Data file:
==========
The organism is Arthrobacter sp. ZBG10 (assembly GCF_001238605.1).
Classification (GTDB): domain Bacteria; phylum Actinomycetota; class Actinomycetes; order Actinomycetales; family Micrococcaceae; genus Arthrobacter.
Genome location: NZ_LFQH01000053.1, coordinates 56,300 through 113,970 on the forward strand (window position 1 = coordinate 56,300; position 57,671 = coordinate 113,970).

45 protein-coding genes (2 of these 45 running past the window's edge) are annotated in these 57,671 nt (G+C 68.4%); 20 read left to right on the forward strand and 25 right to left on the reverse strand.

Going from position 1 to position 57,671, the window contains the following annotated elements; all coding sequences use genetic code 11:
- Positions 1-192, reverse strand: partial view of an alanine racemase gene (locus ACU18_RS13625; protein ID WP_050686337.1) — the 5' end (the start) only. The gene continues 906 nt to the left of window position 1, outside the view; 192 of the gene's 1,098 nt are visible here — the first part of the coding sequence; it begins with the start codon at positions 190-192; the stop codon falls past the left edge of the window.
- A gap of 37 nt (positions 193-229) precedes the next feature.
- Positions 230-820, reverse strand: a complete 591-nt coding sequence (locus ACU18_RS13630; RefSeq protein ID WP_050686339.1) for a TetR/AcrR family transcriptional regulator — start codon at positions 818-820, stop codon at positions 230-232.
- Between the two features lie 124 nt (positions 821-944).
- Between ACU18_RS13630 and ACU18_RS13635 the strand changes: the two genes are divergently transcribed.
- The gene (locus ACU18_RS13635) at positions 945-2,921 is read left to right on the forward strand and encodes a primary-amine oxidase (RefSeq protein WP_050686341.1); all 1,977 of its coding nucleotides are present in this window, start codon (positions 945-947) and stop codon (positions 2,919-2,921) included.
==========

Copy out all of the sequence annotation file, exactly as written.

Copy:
The organism is Arthrobacter sp. ZBG10 (assembly GCF_001238605.1).
Classification (GTDB): domain Bacteria; phylum Actinomycetota; class Actinomycetes; order Actinomycetales; family Micrococcaceae; genus Arthrobacter.
Genome location: NZ_LFQH01000053.1, coordinates 56,300 through 113,970 on the forward strand (window position 1 = coordinate 56,300; position 57,671 = coordinate 113,970).

45 protein-coding genes (2 of these 45 running past the window's edge) are annotated in these 57,671 nt (G+C 68.4%); 20 read left to right on the forward strand and 25 right to left on the reverse strand.

Going from position 1 to position 57,671, the window contains the following annotated elements; all coding sequences use genetic code 11:
- Positions 1-192, reverse strand: partial view of an alanine racemase gene (locus ACU18_RS13625; protein ID WP_050686337.1) — the 5' end (the start) only. The gene continues 906 nt to the left of window position 1, outside the view; 192 of the gene's 1,098 nt are visible here — the first part of the coding sequence; it begins with the start codon at positions 190-192; the stop codon falls past the left edge of the window.
- A gap of 37 nt (positions 193-229) precedes the next feature.
- Positions 230-820, reverse strand: a complete 591-nt coding sequence (locus ACU18_RS13630; RefSeq protein ID WP_050686339.1) for a TetR/AcrR family transcriptional regulator — start codon at positions 818-820, stop codon at positions 230-232.
- Between the two features lie 124 nt (positions 821-944).
- Between ACU18_RS13630 and ACU18_RS13635 the strand changes: the two genes are divergently transcribed.
- The gene (locus ACU18_RS13635) at positions 945-2,921 is read left to right on the forward strand and encodes a primary-amine oxidase (RefSeq protein WP_050686341.1); all 1,977 of its coding nucleotides are present in this window, start codon (positions 945-947) and stop codon (positions 2,919-2,921) included.